“This is asinine. Zazzle gave me instructions on how to file a counter-notice, and I plan to. Not because I really care about the dumb design, but because this is ridiculous asshattery that shouldn’t be allowed to continue.” -- Dave Lartigue, t-shirt designer and wordsmith
Like the salmon flocking to Capistrano, the lure of the phrase 'ridiculous asshattery' is one we find impossible to resist. So when wired.com used it as a tag in this story on a trademark infringement claim, tractor beam - sucked us right in.
U.S. trademark registration 4,473,631 gives Paul Ingrisano, dba Pi Productions Corp, a New York corporation, the rights to the symbol for pi followed by a period. Ingrisano uses the mark on t-shirts. So far, so good.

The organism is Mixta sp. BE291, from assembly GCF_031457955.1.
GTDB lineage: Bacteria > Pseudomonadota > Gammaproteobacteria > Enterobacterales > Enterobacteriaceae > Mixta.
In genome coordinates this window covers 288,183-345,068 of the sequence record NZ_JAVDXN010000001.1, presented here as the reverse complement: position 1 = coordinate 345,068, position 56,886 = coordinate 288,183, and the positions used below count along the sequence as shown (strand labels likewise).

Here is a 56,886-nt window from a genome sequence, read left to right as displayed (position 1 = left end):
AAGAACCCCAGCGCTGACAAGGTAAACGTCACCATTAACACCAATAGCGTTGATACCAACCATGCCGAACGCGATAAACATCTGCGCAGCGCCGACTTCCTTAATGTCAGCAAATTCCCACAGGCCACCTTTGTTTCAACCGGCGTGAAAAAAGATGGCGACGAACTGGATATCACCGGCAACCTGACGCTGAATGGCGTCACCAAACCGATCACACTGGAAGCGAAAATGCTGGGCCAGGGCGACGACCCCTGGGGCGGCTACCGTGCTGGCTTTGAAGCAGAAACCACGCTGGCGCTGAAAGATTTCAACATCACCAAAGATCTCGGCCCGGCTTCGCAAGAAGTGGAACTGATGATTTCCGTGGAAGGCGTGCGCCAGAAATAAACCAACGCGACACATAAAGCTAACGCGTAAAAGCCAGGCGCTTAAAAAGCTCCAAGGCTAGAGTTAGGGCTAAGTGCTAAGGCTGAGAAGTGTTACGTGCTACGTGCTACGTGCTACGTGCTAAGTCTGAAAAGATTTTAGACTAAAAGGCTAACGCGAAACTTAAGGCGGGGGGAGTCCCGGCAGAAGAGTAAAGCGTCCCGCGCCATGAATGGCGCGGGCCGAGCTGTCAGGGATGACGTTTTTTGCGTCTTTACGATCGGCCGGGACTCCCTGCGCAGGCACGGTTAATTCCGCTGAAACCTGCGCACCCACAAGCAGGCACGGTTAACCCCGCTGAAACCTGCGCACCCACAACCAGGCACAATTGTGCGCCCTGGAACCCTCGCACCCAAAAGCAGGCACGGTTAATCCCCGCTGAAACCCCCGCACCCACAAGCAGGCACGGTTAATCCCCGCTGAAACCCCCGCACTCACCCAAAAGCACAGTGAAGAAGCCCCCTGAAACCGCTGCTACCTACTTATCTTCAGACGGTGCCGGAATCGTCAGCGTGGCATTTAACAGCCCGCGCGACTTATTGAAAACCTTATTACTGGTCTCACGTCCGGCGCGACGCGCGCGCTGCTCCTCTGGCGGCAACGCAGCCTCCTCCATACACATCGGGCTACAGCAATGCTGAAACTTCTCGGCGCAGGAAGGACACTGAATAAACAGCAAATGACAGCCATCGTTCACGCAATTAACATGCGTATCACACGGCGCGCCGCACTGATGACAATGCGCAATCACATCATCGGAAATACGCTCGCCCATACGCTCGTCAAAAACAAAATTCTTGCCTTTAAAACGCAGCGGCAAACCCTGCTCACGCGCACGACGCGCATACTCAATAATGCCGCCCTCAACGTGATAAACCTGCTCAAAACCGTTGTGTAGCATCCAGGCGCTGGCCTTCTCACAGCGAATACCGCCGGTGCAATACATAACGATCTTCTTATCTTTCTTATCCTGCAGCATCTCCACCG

Our story took a turn, though, when Ingrisano found that Zazzle, an online print-on-demand retail store, was selling various items with pi imprinted upon them. Through his attorney, Ronald Millet, he filed a cease and desist order (or, more accurately, a CEASE AND DESIST order - I think he really, really meant it).
Clearly intimidated by the all-caps demand, Zazzle removed all items with pi from its online store, which prompted Lartigue's indignation. After several days of backlash, the company did begin once again allowing its users to sell pi-based articles.
No word yet on which words Millet will capitalize in his next complaint to Zazzle.